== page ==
Virtual Book Club- Boneshaker

Up until recently, there was nowhere that I could go geek-out with other literati, and I definitely didn't have a book club in the sleepy beach town where I live.  So, I thought that once a month I would host a virtual book club here at The Spinecracker, somewhere we can share thoughts and argue about plots.  So grab a cocktail and join in at your leisure. 

There is also a giveaway happening here.  The amazing Cherie Priest has been so kind to offer up a signed copy of Dreadnought, the latest release from her Clockwork Century series, to one lucky commenter.  Here's how that'll work:

  • Each comment is an entry
  • If you follow this site that's an extra entry
  • Contest ends on Sunday Nov 7th at midnight (so feel free to contribute late)
  • US & Canada only
  • Winner will be announced here Monday, Nov 8th

I'm so excited to be discussing Boneshaker this month, what a visual feast that was! I have a couple thoughts to start the ball rolling on the discussion, but please jump in with anything that you're curious about.

*All that I ask is that the comments remain respectful to the author's work and to each other

Q: There were so many mysteries to solve. Minnericht, the blight, the dreadnought, Mynard. I'm curious, what in your opinion was the true mystery of the story.

Q: I found it really hard to classify the surviving people in the walled city.   Were they cowards, hiding away from their fears or are they actually a stronger lot for fighting tooth and nail to survive in the city they once loved.

Q: Again, I found pinpointing the intended climax of the story challenging...in a great way.  There is the obvious one of Briar and Zeke's reuniting, but the coup against Dr. Minnericht's was another, and yet Briar and Zeke actually getting out of the city was another.   What did you think was the climax?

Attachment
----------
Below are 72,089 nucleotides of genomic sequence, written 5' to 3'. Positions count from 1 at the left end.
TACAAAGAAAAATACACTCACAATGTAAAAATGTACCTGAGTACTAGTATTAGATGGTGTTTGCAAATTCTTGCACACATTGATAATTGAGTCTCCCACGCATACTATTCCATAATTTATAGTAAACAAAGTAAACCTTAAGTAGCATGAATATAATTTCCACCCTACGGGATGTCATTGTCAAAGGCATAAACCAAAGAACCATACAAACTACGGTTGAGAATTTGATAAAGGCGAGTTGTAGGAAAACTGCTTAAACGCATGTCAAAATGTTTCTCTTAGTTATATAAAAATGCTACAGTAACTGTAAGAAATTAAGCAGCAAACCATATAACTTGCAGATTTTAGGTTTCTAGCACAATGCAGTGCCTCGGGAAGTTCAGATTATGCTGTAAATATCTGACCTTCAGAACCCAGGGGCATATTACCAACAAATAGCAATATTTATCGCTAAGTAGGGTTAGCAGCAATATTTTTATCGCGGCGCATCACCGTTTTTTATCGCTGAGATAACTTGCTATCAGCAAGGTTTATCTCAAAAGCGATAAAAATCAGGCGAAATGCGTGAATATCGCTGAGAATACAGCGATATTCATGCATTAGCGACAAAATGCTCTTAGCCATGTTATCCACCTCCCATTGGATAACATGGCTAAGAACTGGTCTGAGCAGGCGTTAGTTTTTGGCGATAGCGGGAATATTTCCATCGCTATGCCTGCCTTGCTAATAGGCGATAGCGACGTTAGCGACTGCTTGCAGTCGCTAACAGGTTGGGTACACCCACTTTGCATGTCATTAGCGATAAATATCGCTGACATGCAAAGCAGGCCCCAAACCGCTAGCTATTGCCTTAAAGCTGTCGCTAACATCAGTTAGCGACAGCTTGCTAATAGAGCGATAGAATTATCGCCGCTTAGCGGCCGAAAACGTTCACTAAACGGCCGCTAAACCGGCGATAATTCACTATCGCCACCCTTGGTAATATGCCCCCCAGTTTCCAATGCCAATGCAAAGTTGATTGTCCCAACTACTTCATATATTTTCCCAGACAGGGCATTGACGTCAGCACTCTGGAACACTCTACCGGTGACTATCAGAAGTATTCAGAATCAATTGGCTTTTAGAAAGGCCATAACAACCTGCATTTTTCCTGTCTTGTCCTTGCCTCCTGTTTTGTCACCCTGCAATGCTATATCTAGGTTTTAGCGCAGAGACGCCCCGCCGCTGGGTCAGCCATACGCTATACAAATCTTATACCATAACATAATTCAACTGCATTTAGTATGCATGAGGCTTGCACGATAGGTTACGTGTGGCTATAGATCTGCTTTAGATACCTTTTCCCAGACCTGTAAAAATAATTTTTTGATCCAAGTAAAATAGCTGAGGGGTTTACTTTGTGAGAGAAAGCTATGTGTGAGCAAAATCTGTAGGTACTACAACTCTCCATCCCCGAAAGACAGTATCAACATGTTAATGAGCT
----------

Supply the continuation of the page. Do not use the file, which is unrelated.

1. There where a few mysteries for me in this book. The one that really drew me into the story was wanting to know about the Boneshaker and Briar's husband Blue. I wanted to know more about what happened. I really enjoyed the steampunk idea here.

    The other mystery was to see if Briar would ever find her son. And if they would be able to tell each other what they needed to know. And that they do care for each other. It seemed there was a lot of 'family' issues touched on here and that it might help to talk with your kids, and vise versa.

  2. Melissa: I found it a little infuriating/mysterious about the Boneshaker and Blue as well. I just kept saying "Tell me what happened, tell me why he's such a bastard, tell me how she knows he's dead"

  3. All sounds great here!

    Now onto the people in the city...

    Hmmm, I don't know if I would say they were cowards, but I don't know if they are heros either. I think they are people who could or didn't want to give up the life they had. But they found a new life to create here. They made what they wanted instead of living as others are. But they seemed to become a close net group as well. They worked together to keep what little they had and help each other out.

    This was like a whole new little world here. They really seemed to know there was a bad person in charge and crazy things happening here. So they seemed to be fighting for it.

  4. Oh, I wanted to know so badly as well. I wanted to know more about him. Why she hated him so and was so infuriated with him. I was a little curious, for short bit, that Blue was the bad guy. But Briar was admit that Blue was dead, I wondered if she had done the dead herself ~ killing him. But I very desperately wanted to know. I was starting to get irritated with every time I thought I would find out.. and then didn't.

  5. I have to mention the Zombies in this world too. I will start with saying I am not a zombie reader. For what ever reason I don't like reading zombies. But these ones didn't bother me at all. I was a little curious as to why certain people where affected and others where not. But being the time the book was set in they don't have the medical advances to really test that and find out why.

    But these zombies were there and a predator at times, but they were nothing more than someone chasing other people. Oh they had there zombie feel but they weren't that individual bad guy (or group) that was searching only to eat all people. Though they where there and did that, it wasn't centered around them. I actually felt bad for them. Especially when we got the story of the one in the store. (I think store)